This is the second article in a series on carbon offsets.
Recently, I conducted a survey to better understand why more small businesses and individuals don’t purchase carbon offsets to achieve carbon neutrality. One concern expressed by respondents is that carbon offsets don’t really work to reduce atmospheric carbon dioxide. Together, we’ll explore expert responses to that concern.
One pleasant surprise of the survey was how few (fewer that 6.8%) said they didn’t purchase carbon offsets because they believe climate change is not a threat and fewer still (just 4.3%) said climate change is threat but is not connected to human activity.
Among the nine options given for not purchasing carbon offsets, the next least selected (7.7%) after the climate skepticism noted above, was that “Carbon offsets do not reduce atmospheric carbon; carbon emissions should be reduced at scale via government policies that tax and/or restrict emissions.”
Similarly, 16.2% of respondents said, “Due to a lack of standards and regulation there is no way I can be sure my purchase of carbon offsets actually results in a corresponding reduction in carbon emissions.” This misapprehension is gravely wrong.
Read more about the survey here.
Still, the question of efficacy is a fair one. Lisa Song, a Pulitzer prize winner, wrote an expose of the ineffectiveness of carbon credits for ProPublica last year. In the piece, she quotes Princeton researcher Timothy Searchinger as saying carbon credits are “the worst possible idea—except for everything else.”
Scrutiny such as Song’s ProPublica article provides should improve the efficacy of carbon offsets over time. The market is still young, and we can hope and expect it to improve.
“Reducing atmospheric GHG emissions is actually exactly what carbon offsets do,” says Jennifer Weiss, vice president of communications and business outreach at Climate Action Reserve. “Offset programs provide financial incentives and technical expertise for projects to reduce, sequester or prevent the release of GHG emissions that would have occurred under business-as-usual scenarios.”
Marisa de Belloy, CEO, Cool Effect
Credit: Cool Effect
Marisa de Belloy, the CEO of Cool Effect, a crowdfunding site for carbon offset projects including some certified by Climate Action Reserve, says, “Carbon offsets can reduce current atmospheric carbon in the case of afforestation projects (where trees are planted), but other projects reduce emissions going into the atmosphere today and in the future. So, offsets are an important tool to reduce emissions overall.”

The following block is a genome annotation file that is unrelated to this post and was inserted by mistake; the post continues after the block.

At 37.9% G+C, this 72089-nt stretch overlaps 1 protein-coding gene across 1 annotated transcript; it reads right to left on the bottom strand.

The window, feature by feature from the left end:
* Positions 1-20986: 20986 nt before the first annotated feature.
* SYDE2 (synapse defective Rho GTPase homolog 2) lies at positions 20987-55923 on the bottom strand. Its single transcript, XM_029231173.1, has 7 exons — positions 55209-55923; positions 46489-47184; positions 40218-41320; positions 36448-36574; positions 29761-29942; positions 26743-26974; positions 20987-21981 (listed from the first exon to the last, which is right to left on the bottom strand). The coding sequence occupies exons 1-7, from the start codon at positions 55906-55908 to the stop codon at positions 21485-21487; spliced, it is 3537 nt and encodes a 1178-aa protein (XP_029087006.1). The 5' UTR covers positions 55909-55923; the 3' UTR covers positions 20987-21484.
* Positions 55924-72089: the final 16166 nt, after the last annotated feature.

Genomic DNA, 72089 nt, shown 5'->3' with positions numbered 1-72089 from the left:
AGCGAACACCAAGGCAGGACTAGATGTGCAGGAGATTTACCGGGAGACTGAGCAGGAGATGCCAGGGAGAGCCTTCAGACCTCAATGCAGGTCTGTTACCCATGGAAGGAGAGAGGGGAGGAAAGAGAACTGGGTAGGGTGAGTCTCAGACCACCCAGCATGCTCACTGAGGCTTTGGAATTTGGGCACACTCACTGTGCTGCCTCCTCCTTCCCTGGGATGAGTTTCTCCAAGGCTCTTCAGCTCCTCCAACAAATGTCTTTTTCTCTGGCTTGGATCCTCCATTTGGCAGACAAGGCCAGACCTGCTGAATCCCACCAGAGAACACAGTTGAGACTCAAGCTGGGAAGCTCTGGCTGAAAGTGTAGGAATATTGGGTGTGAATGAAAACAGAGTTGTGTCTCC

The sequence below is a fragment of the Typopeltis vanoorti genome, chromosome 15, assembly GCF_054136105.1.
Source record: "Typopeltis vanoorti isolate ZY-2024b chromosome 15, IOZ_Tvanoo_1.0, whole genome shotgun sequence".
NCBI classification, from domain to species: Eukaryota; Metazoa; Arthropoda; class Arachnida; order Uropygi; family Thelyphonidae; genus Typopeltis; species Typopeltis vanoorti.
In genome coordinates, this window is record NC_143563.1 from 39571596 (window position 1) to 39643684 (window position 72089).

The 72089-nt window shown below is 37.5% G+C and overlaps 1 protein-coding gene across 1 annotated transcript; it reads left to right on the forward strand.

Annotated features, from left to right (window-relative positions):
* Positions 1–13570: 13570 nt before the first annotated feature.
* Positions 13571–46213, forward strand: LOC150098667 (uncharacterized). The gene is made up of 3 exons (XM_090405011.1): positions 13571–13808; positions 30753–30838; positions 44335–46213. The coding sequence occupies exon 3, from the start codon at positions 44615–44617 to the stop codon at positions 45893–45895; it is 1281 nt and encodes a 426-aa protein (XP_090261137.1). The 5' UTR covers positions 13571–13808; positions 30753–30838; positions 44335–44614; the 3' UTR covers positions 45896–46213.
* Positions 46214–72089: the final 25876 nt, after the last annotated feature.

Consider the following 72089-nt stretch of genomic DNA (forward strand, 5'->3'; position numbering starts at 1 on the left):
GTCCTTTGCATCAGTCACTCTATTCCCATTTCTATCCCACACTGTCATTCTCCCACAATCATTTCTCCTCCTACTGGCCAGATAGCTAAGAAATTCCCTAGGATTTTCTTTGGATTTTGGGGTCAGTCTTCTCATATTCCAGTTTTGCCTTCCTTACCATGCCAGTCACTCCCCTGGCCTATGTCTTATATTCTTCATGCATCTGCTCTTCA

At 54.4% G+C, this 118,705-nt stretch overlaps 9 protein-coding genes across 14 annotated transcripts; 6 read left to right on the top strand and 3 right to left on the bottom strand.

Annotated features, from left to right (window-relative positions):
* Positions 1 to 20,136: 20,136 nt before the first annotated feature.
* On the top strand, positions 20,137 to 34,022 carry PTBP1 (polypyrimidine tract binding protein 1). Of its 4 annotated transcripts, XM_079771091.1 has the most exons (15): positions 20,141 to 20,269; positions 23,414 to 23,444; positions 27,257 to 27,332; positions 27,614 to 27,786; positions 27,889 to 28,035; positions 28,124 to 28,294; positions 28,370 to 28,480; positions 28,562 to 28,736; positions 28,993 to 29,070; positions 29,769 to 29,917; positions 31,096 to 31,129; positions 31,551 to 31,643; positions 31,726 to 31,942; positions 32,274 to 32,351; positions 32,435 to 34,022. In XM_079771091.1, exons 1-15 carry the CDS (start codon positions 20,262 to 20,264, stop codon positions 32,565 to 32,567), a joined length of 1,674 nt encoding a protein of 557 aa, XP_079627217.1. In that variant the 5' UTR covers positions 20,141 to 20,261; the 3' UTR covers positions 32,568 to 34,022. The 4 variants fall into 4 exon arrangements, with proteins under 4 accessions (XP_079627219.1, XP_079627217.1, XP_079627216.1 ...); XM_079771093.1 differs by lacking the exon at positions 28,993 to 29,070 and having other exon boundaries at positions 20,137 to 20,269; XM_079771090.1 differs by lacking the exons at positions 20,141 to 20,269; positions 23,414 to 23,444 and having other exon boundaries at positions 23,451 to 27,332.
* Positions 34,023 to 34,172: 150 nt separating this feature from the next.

“There are in fact ways to confirm a carbon offset is legitimate, and is verifiably reducing carbon emissions,” de Belloy explains. “When reviewing projects, ensure the project has received verification from one of the world’s major carbon standards—the Gold Standard, the Verified Carbon Standard, Climate Action Reserve, American Carbon Registry, or the United Nations Clean Development Mechanism.”
“The robust voluntary and compliance offsets markets exist because regulatory-quality offset registries have established methodologies and program policies to ensure that people can be confident carbon offsets actually result in a corresponding reduction in carbon emissions,” Weiss says. “High quality standards for carbon offset projects are developed through a transparent, multi-stakeholder process involving scientific research, public comments and responses to public comments. All projects are required to undergo independent third-party verification by an accredited verification body.”
De Belloy further explains that it is important for your purchase to drive incremental carbon reductions. It is easy to imagine a situation where lots of carbon reduction has been done but that more money to the project won’t continue the drive reductions at the same rate.
“Look for confirmation that a carbon credit is additional, by asking for due diligence documents and transparency in pricing. The concept of additionality means that to qualify as a genuine carbon offset, the reductions achieved by a project need to be ‘additional’ to what would have happened if the project had not been carried out.”
Nonprofits like de Belloy’s Cool Effect can help consumers and small business owners find projects that have verified and certified carbon offset projects with proven additionality. It is notable that virtually all the projects listed on Cool Effect have other positive social impacts in addition to carbon reduction.
“Carbon offsets really can reduce emissions,” reiterates Ben Block, CEO of GozAround Green, a service that facilitates carbon offset purchases with corporate sponsors who provide rewards for purchasing carbon offsets. “Even if your personal emissions haven’t changed, another emission source is being reduced in proportion, or a carbon reduction mechanism such as tree planting is expanded. One way or another, there is less carbon in the atmosphere by your offsets.”
Almost everyone has done something consciously to reduce their carbon emissions. With the easy things done, it becomes more difficult or expensive to do more. Carbon offsets are an affordable way for most small businesses and households to become carbon neutral. A typical American household can offset a month’s carbon emissions for under $20 on CoolEffect.org.
Block summarizes the response of the experts well, saying, “Given the low cost and high potential to make a difference, it’s worth taking the chance.”